KAMPALA – As Uganda joins the rest of the world to commemorate the annual World Tourism Day, Uganda’s Tourism Ambassador and Multi-award winning artist Eddy Kenzo has come out to call upon Ugandan tour operators to localize the tourism sector in a bid to give it a facelift.
Kenzo made this call in line with this year’s theme dubbed ‘Tourism and Rural Development’ which he believes will help the sector earn big from its locals in a bid to develop their communities.
“We need to make Ugandans love their local tourism, why would they go to Dubai to tour? I don’t think a Ugandan should be charged in dollars because this scares them away. Lodge owners should also look at subsidizing the sleeping fees,” he says.
He argues that local menus should be incorporated in Uganda’s tourism as this will not only create jobs for local chefs but also make our local meals be recognized internationally.
“Why would a tourist come and eat something he has been eating in his country, let them try our local menus. We should also showcase our cultures, languages, norms and beliefs, tourism should not be limited to our tourist attractions like the game parks, mountains, waterfalls and birds.”
Kenzo shares that tour operators should also look at promoting Uganda’s native languages in tourism and come up with simple initiatives like giving some of our local names/ tourist attraction names to the tourists that visit Uganda as this will give them a sense of belonging.
“I want to start a campaign of leaving a tourism team on ground in each area I visit. These people will be champions of selling their locality to the world. This way, we will not only be selling just Uganda to Ugandans but also to the world over. I made research and found out that we focus much on foreigners. We need to treat Ugandan tourists the same way we treat foreigners, this will not only promote love for their country but it will also boost local tourism immensely,” he shared.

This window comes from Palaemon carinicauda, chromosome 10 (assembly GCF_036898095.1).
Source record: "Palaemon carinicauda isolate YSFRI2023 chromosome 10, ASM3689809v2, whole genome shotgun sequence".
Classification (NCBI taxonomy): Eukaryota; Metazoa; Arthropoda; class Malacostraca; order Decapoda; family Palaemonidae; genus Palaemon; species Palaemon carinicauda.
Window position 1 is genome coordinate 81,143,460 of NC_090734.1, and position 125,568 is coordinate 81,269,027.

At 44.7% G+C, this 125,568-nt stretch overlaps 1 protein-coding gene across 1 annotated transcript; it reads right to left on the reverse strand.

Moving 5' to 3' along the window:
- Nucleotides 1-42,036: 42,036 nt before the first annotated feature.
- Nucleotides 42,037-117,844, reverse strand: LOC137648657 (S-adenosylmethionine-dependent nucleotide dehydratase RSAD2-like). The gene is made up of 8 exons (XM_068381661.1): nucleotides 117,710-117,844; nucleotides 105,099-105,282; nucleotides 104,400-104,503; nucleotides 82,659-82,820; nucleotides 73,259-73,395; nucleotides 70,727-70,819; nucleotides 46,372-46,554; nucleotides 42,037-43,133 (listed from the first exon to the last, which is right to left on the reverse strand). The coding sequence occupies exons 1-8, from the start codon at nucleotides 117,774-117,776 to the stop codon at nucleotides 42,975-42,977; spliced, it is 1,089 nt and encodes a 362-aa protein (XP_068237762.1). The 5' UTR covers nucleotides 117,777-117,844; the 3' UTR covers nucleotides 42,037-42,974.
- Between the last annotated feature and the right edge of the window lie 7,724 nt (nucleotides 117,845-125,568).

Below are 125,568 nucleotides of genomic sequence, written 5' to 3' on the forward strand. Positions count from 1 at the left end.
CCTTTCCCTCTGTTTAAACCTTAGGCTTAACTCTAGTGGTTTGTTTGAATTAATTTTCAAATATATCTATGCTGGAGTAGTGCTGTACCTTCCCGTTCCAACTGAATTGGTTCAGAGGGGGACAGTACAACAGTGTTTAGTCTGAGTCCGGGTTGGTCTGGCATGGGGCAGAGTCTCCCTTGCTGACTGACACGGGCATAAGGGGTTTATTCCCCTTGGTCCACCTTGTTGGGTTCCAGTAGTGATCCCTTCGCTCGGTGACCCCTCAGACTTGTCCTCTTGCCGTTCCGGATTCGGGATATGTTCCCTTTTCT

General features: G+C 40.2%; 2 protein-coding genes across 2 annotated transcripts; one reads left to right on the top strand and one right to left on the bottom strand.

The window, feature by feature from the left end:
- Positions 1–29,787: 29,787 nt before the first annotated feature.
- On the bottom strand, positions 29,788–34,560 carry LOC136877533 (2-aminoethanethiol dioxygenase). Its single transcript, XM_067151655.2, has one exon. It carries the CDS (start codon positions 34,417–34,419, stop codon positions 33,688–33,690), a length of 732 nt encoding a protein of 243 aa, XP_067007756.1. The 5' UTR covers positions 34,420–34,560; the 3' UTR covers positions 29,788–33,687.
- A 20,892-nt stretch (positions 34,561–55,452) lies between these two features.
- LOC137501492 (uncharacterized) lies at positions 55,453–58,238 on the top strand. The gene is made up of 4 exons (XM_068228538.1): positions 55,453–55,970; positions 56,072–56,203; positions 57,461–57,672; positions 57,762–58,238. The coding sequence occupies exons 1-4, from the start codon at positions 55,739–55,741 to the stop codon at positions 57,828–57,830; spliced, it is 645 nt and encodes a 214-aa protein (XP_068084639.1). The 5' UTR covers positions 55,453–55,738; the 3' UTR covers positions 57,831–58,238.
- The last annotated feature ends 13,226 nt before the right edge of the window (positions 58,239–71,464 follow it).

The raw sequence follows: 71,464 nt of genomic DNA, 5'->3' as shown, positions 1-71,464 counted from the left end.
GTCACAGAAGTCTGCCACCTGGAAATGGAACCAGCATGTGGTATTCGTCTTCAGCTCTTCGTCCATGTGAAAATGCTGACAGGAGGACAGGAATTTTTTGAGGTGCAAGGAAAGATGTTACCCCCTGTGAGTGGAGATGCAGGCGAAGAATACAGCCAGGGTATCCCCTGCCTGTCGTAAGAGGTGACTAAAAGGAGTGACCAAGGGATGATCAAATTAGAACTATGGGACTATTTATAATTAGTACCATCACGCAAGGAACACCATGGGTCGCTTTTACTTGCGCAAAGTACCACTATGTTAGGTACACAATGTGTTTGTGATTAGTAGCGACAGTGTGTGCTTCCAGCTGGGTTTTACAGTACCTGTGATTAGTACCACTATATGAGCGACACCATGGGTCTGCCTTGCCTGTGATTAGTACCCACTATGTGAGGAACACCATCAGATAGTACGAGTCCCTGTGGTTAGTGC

World Tourism Day is commemorated each year on 27 September with a purpose of fostering awareness among the international community of the importance of tourism and its social, cultural, political and economic value.
The event seeks to address global challenges outlined in the 2030 Agenda for Sustainable Development and to highlight the contribution the tourism industry can make in reaching the Sustainable Development Goals. Uganda holds its celebrations today in Fort portal Tourism City
Tourism has been among the hardest hit of all sectors by the COVID-19 pandemic and no country has not been affected.
The restrictions on travel and a sudden drop in consumer demand have led to an unprecedented fall in international tourism numbers, which in turn have led to economic loss and the loss of jobs.
The tourism crisis is also a threat to wildlife conservation initiatives and to the protection of the world’s cultural heritage.
With livelihoods at risk in and around protected areas, cases of poaching and looting are expected to rise. With 90% of World Heritages Sites closed as a result of the pandemic, humanity’s cultural heritage is at risk in all parts of the world.
According to a statement from on the United Nations website, this World Tourism Day, the COVID-19 pandemic represents an opportunity to rethink the future of the tourism sector, including how it contributes to the sustainable development goals, through its social, cultural, political, and economic value.
“Tourism can eventually help us move beyond the pandemic, by bringing people together and promoting solidarity and trust crucial ingredients in advancing the global cooperation so urgently needed at this time. The 2020 edition of World Tourism Day, with the theme of “Tourism and Rural Development”, will celebrate the unique role that tourism plays in providing opportunities outside of big cities and preserving cultural and natural heritage all around the world.”
The statement adds that this year’s international day of observation comes at a critical moment, as countries around the world look to tourism to drive recovery, including in rural communities where the sector is a leading employer and economic pillar providing jobs and opportunity, most notably for women and youth.
“The situation is particularly hard for youth: young people in rural communities are three times more likely to be unemployed than older adults. Tourism is a lifeline, offering young people a chance to earn a living without having to migrate either within their home countries or abroad.”